Y'know who I bet takes a lot of vacations? Politicians and Wall Street CEOs. Something tells me they're never hurting for money or that ability to travel. Didn't I see something about the most bonuses paid out ever in the financial sector despite a slow economy? Yeah, shows what I know. Should have taken my higher education and became a liar for a living.

Posted by: johnconstantine | August 31, 2010 12:11 PM | Report abuse

Its funny to see another Ezra post that might as well be called: Why aren't we more like Europe.

Posted by: Natstural | August 31, 2010 12:13 PM | Report abuse

"That isn't to say no one in the country gets vacation, of course. More affluent workers are able to demand paid vacation as part of their compensation package. But lots of workers aren't, and so they really can't afford to take vacation days, even if they're offered."

I'm not sure I understand what this even means. As an initial matter, Ezra says that "lots of workers aren't [able to demand paid vacation as part of their compensation package], so they can't afford to take vacation days, even if they're offered." Does he mean that there are lots of employers out there who give unpaid vacation days, or that they're not paid enough to allow them to use their vacation days.

More importantly, what does "lots of workers" mean? Does Ezra have any data on this? I'm truly curious because I think Ezra may be mistaking the lack of government-mandated vacation days with a lack of vacation days period (because he knows to a certainty that every business owner has to let their inner Scrooge out regularly). In my immediate family, none of whom makes more than $30 or 35 thousand a year, I can't think of anyone who doesn't have at least two weeks of paid vacation a year; my parents, who work for a small business in the Midwest where the workforce is not unionized have just accrued their fifth week. Admittedly, their annual vacation is capped at five weeks, so they'll never reach the level of the French. But it's still pretty darn good.

And here I sit, one of Ezra's affluent workers pulling down a low six figure salary, and my professional services firm has no paid vacation allotment for associates and the hours requirement effectively means we can take one or two weeks off at most. (My parents - my dad, especially, who's probably never made more than a sixth of what I make now - wonder why I do what I do. They firmly believe the money's not worth it.)

Again, I'd like to see the data, but until I do, I'll continue to think that the above post is Ezra's prejudice and not his reason expressing itself.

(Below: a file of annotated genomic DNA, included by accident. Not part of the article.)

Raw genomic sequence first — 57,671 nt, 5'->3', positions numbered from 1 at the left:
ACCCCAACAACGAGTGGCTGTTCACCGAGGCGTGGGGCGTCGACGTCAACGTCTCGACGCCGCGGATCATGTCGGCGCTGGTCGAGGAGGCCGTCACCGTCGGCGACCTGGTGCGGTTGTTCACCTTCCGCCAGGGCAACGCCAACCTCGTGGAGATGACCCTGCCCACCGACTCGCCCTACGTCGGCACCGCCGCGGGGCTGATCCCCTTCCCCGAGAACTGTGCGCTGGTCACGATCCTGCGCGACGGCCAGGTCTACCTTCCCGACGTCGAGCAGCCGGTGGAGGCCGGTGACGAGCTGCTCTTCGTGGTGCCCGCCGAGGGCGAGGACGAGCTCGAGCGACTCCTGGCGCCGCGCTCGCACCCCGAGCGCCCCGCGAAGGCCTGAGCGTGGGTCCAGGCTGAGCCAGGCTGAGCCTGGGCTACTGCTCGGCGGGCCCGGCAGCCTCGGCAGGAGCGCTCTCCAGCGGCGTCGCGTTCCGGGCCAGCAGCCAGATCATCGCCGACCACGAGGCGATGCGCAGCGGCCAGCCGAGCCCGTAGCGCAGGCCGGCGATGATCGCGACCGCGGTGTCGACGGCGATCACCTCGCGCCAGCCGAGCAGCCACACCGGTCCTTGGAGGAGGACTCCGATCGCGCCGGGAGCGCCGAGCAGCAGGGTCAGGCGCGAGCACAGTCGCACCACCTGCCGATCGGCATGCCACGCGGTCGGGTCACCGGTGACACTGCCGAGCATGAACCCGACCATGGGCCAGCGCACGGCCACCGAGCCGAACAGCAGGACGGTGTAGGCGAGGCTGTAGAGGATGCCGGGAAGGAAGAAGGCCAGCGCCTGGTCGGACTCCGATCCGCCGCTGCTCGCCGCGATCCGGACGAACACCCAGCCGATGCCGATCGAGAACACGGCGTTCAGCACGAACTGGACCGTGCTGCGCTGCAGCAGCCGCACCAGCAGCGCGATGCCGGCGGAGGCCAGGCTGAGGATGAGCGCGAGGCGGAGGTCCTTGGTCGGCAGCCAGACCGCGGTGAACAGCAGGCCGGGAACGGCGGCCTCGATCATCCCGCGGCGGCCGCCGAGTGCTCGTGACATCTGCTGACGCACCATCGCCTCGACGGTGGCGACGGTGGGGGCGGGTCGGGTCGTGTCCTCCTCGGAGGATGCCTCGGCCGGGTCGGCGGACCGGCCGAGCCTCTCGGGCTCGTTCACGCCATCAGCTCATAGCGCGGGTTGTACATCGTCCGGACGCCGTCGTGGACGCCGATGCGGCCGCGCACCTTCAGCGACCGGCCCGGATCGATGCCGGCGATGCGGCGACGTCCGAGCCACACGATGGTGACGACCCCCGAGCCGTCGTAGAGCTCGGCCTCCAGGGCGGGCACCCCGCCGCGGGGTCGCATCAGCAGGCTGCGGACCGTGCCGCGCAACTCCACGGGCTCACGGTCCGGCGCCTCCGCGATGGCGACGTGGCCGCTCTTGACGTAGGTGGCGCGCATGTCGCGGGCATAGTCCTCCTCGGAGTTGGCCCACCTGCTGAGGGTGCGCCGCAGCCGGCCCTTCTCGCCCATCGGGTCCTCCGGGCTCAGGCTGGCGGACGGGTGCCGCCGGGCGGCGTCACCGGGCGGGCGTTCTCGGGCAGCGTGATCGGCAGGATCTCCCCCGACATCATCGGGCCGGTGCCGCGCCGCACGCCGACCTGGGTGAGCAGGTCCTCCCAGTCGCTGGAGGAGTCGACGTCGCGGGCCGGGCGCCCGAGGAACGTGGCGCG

Posted by: richao | August 31, 2010 12:16 PM | Report abuse

"We think of ourselves as a family-friendly society but really we aren't. Adults are forced to work harder than in any other industrialized country with much less in social services, and kids get short-changed in terms of education because people don't want to pay for it."

Really? We spend more on education per student than all but 2 countries.

# 1 Switzerland: $9,348.00 per student
# 2 Austria: $8,163.00 per student
# 3 United States: $7,764.00 per student

Posted by: krazen1211 | August 31, 2010 12:18 PM | Report abuse

Good graphic. Don't Europeans also work fewer hours per work week?

Krugman noted earlier this year that Europeans have chosen more time at home over more consumption--i.e., money for spending on "stuff." I suspect this greater consumption in America is concentrated at higher levels of income, which would mean low-wage laborers in America work more and consume no more than their European counterparts. But I don't have the data on this.

Posted by: pjro | August 31, 2010 12:20 PM | Report abuse

Moreover, anytime somebody uses statistics to prove that we work harder or longer or take less vacation than the Japanese, I ratchet down their credibility level several notches. I've spent half my life living and working in Japan, and there really is no comparison. The vast majority of workers would drive their careers into the ditch if they took 10 days of vacation a year (these mandated days are in addition to the extended New Year's and Golden Week holidays, where much of the nation shuts down for a couple of days). And since I started paying attention in the early 90s, statistics have routinely shown that the Japanese work fewer hours annually than we do. It's all bulls--t. Spend a decade observing work patterns and you'll begin to doubt the veracity of these statistic. Then spend some time chatting with friends - even white collar friends who also often have to clock in and clock out - and you'll learn about the pervasive practice of forcing workers to clock out after eight or nine hours on the clock and continue working until late in the night to avoid falling afoul of the generally toothless labor laws.

I imagine that European statistics are probably a more accurate reflection of hours worked (though one might argue that they're incomplete if they don't simultaneously show the unemployment rate), but anybody trying to make the case that American workers on the whole have it worse than Japanese workers is nutters.

Posted by: richao | August 31, 2010 12:25 PM | Report abuse

I like how this blog has devolved into "analysis" such as this- Ezra thinks something is good, subsidize it/require it. Ezra thinks something is bad, tax it/make it illegal

This is teenage girl liberalism of not even thinking about incentives, dead weight costs,etc..."I think we should triple our foreign aid to Africa" It's like you have never opened an economics text book in your life, haven't opened a newspaper in the past 6 months about European labor market reforms, etc.